Focusing on What Is Good and Beautiful This Year

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by Carlos Briceño |

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Hi, 2021. How are you? You have much to live up to. Last year, a pandemic carpet-bombed its way into our lives. As a result, it woke many people up. Families cooped up together spent more time with one another. Life in the fast lane slowed down a bit.

Don’t get me wrong, COVID-19 is awful.

But isn’t awful part of life? Look at all the wars, the innocent people shot on the streets, the horrors of human trafficking, the amount of political discord in our country. I could go on and on, but I like upbeat posts, not depressing ones.

Last year was a rare moment in our lifetime because most of the world was in the same boat. The relentless media drumbeat made everyone realize that it didn’t matter who you are or where you live — COVID-19 could infiltrate your body and smack you down. It could even kill. And it definitely disrupted our living patterns.

Adversity seems to be woven into the fabric and texture of our lives these days. I’m OK with adversity. It builds character. I view obstacles the same way bodybuilders view weights: They make me stronger. And obstacles this year will not deter me from seeking that which is good and beautiful in my life.

I learned this lesson from my father. He was born in Mexico, in the early 1920s, and grew up in New York City, one of many poor immigrant kids who, like others across the country, spent their childhoods dealing with the economic woes and the aftershocks of the Great Depression.

He did not have much. But he felt rich. He was always surrounded by family. He had a blast playing stickball and other games on New York City’s streets. Crime wasn’t rampant back then, and people knew each other in the neighborhoods. Life was difficult, but simple.

He always told me he had a wonderful childhood, despite the lack of material goods.

Then came the war.

My dad was sent to the Philippines as an infantryman in World War II, which he called “a great adventure.” Despite the war’s brutality and the intense tropical weather, he survived. He was lucky, because many of his friends didn’t.

But the lessons he learned — that life is difficult, yet it teaches a lot in the process — stayed with him, and he passed those lessons on to me.

The biggest lesson was this: Life is awful, but I don’t have to be. I can be as joyful as my attitude, and as strong as my faith.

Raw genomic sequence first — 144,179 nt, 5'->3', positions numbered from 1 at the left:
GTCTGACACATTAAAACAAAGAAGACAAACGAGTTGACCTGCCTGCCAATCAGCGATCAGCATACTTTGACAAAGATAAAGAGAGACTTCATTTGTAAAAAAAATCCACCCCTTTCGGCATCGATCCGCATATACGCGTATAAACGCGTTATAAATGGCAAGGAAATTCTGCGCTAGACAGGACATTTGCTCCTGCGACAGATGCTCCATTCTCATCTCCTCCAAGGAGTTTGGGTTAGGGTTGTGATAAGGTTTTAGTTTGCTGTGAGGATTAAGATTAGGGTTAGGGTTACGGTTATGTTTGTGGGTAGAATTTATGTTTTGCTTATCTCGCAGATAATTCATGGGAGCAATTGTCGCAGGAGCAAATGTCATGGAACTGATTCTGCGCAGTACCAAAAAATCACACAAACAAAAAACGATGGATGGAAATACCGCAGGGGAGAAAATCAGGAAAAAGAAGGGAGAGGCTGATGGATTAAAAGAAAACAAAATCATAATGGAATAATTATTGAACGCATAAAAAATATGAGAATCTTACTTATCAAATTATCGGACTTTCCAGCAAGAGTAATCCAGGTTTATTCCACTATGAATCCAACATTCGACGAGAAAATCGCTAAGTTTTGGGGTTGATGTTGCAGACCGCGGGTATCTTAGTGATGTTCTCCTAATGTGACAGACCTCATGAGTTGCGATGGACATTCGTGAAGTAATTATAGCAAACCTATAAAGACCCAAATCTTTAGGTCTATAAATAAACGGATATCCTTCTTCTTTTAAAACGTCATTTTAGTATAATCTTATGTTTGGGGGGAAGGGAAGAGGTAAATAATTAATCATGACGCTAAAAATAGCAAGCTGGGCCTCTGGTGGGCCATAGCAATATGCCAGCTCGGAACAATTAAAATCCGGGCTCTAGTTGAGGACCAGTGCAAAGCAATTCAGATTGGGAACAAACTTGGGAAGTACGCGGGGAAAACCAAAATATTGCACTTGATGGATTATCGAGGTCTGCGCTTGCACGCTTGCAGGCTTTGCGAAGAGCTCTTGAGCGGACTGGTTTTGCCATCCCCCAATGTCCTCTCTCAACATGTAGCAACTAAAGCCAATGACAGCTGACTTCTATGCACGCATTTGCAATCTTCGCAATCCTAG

I can learn the lessons life teaches me so that it won’t smack me down, but rather offer me a path for my heart to grow larger with what is important: family, love, and the little moments that make life beautiful, such as seeing my wife smile or hearing my daughter laugh.

I share all of this because those in the Huntington’s community face many awful moments. The bodies and minds of Huntington’s patients become shattered. Families become worn down by time spent caregiving and investing emotional energy to alleviate the suffering of loved ones.

A terminal illness is awful for everyone concerned. But the single resolution I plan to focus on in the upcoming year is this: Accept all that is awful, but lift my thoughts, mind, heart, soul, and actions to that which is good and beautiful.

Like my father, I will appreciate all that life throws at me. I will care for my family. I will see glimpses of beauty poking through the sidewalk cracks of life. I will not give up hope. I will make sure my wife and daughter know that although they have Huntington’s, they are beautiful. And as a result, life is beautiful, too.


Note: Huntington’s Disease News is strictly a news and information website about the disease. It does not provide medical advice, diagnosis, or treatment. This content is not intended to be a substitute for professional medical advice, diagnosis, or treatment. Always seek the advice of your physician or other qualified health provider with any questions you may have regarding a medical condition. Never disregard professional medical advice or delay in seeking it because of something you have read on this website. The opinions expressed in this column are not those of Huntington’s Disease News or its parent company, BioNews, and are intended to spark discussion about issues pertaining to Huntington’s disease.


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